Freshman out of Burlingame already making an impact for USF baseball 

click to enlarge Burlingame High School
  • Stephanie Trapp/USF Athletics
  • Burlingame High School alumnus Grant Goodman earned a spot on the USF starting rotation.
Nearly half of his life removed from the final time he played college baseball — a game he’s dedicated the latter years of his life to teaching — Nino Giarratano can still recall his freshman baseball season, dim as it may be.

“I just remember wanting to contribute, and trying to believe in myself, and wanting an opportunity to compete at the highest levels,” said the 51-year-old Giarratano, now in his 16th year as the USF baseball coach. “That’s probably the same thing he’s going through.”

He being USF right-hander Grant Goodman.

With a mere four starts at the collegiate level, Goodman — the lone freshman on the Dons’ starting rotation — has contributed rather nicely.

A former Burlingame ace and one of the most dominant pitchers in the Peninsula Athletic League over his high school tenure, Goodman, armed with a 92-mile-per-hour aggressive fastball, seized the Sunday starter role from junior college transfer Matt Narahara.

“Myself, I think there might be a little pressure just trying to do well, because I know what I think I can do,” said Goodman, who went 4 2/3 innings in Sunday’s 5-2 loss to Gonzaga. “But added pressure just being the only freshman, I don’t really think that’s that big of a deal. People have done it in the past.”

But only four years ago, and as a different sort of freshman, Goodman wasn’t even a pitcher.

He spent his freshman season toiling in the infield at Serra High School before transferring to nearby Burlingame. Nearing the end of his sophomore season, a starting pitcher went down. Goodman got called to the mound and hasn’t stepped off since.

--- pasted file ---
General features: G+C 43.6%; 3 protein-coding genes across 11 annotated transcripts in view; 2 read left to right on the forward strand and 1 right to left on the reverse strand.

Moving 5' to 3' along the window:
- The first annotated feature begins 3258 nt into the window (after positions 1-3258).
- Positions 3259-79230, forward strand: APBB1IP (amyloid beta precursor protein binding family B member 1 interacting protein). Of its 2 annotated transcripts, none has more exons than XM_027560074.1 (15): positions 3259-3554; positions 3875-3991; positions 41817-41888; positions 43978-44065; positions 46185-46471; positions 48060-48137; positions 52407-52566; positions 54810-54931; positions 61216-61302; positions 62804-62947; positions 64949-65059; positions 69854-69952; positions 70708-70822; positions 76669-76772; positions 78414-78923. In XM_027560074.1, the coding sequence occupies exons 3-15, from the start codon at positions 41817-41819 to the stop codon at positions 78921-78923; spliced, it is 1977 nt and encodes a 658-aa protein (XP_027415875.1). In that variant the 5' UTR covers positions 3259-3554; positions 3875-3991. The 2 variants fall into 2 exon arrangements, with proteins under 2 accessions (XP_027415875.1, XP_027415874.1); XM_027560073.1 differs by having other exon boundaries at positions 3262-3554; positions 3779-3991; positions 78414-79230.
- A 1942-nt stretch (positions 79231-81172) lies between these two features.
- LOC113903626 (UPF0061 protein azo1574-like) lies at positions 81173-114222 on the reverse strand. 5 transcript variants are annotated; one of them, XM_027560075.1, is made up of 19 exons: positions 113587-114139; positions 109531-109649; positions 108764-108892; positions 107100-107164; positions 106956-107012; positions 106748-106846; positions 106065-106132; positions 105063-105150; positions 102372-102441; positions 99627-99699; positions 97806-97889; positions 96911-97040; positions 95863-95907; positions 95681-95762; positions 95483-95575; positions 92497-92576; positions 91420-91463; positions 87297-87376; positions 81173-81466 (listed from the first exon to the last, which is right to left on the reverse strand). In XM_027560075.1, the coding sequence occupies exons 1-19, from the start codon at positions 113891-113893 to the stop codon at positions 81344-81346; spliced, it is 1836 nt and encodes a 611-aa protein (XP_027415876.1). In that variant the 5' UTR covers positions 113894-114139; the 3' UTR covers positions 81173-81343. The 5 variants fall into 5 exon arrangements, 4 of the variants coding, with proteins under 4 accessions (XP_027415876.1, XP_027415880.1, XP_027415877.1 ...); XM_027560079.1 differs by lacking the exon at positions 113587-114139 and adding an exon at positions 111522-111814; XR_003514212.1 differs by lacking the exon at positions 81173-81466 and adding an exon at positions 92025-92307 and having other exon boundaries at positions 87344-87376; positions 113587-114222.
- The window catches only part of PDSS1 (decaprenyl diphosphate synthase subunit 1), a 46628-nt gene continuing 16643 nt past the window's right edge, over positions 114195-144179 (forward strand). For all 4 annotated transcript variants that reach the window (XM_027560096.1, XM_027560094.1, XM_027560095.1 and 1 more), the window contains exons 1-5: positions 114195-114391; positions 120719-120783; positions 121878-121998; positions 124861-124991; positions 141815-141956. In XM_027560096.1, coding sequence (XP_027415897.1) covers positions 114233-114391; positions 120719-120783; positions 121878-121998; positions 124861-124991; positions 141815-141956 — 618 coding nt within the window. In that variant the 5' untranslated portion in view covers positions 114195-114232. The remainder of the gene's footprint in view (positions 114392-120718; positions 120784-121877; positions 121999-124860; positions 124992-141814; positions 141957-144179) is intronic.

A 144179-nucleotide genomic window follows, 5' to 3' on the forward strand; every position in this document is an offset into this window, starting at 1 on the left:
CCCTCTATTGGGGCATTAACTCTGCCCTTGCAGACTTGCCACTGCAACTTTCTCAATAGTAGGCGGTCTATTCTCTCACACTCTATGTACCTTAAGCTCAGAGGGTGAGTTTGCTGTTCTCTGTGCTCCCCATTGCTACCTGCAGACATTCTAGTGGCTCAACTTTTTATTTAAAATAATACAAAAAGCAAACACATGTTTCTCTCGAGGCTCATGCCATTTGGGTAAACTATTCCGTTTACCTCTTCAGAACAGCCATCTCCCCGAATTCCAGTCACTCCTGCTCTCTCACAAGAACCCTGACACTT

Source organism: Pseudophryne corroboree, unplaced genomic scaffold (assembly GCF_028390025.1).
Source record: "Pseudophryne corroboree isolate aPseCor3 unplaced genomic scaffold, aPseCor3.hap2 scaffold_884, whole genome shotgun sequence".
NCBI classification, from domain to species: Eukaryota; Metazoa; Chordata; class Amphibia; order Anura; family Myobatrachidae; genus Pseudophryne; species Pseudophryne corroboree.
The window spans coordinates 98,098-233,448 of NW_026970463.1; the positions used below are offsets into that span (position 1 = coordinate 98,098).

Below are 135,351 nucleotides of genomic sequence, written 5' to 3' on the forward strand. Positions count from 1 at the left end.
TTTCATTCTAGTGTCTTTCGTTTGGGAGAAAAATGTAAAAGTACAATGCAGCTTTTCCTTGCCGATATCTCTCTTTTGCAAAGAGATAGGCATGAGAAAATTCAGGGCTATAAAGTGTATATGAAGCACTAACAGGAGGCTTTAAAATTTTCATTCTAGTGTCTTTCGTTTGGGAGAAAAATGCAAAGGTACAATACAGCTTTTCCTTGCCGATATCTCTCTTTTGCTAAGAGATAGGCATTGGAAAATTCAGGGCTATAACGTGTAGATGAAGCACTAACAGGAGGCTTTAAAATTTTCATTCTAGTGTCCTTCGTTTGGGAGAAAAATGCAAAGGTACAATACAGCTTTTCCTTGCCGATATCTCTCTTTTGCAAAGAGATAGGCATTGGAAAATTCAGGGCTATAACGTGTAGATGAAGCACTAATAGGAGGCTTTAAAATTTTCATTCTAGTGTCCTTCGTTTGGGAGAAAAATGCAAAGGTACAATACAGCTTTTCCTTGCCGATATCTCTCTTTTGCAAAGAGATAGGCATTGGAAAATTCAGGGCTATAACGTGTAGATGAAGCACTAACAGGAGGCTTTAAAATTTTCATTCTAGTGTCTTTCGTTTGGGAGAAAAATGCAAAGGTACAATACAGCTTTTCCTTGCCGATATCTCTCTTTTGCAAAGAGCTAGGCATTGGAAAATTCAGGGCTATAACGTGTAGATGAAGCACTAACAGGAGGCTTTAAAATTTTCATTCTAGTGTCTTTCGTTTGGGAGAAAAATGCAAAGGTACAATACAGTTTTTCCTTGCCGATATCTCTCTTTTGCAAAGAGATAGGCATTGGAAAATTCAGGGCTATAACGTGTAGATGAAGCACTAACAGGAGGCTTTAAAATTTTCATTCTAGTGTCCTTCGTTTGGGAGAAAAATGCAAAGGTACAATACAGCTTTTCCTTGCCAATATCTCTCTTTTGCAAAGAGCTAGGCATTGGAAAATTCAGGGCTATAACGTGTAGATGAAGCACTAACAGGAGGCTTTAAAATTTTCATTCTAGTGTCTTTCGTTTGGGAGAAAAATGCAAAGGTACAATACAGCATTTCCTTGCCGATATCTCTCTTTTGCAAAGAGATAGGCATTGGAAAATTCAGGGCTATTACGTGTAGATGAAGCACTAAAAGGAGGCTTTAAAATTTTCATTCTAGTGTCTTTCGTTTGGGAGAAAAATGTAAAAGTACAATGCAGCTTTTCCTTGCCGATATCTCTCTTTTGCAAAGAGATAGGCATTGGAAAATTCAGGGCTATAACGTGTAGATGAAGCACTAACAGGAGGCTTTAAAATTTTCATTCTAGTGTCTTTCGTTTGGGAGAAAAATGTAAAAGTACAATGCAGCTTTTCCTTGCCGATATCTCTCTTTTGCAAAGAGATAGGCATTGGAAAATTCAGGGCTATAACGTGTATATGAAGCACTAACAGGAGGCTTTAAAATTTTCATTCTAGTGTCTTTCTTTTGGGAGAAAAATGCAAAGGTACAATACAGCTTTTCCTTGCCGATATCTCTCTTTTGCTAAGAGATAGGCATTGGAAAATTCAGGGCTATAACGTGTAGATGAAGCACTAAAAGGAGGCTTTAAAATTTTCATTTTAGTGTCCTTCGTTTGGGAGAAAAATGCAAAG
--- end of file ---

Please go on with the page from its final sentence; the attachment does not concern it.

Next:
“That’s when I started thinking, ‘OK, I might have a chance to do something,’” Goodman said. “I didn’t know if it was going to be at community college, or D-I or D-II.”

Living up to his surname, his stuff was deemed good enough for Division 1.

“We recruited him with hopes that eventually he’d be our Friday starter, as he’s kind of emerged pretty fast into that starting role on Sundays,” said Giarratano, who first spotted Goodman as a sophomore. “We thought he was one of the best kids in the Bay Area.”

And so did the Giants, selecting Goodman in the 36th round of the 2013 MLB draft.

Goodman’s grandfather Donald once tried out for the Boston Red Sox, but traded in that opportunity for the more profitable career as an army dentist. Donald never reached the major leagues.

“Hopefully, that’s the goal,” Goodman said. “I’m still just a freshman. I have a couple of more years to get up there.”

Heeding the instructions of “throw as hard as I can,” Goodman last week got his collegiate win, striking out seven in eight shutout innings in a 9-0 win over Tulane. After going 0-1 in his first two starts, Goodman has seemingly hit his stride — and some batters.

“He hit four guys,” Giarratano said. “But he didn’t walk anybody.”

“I felt those guys were on the plate a little bit,” Goodman said. “I only hit one kid badly. The other kids were just inside fastballs that I just missed a little bit.”

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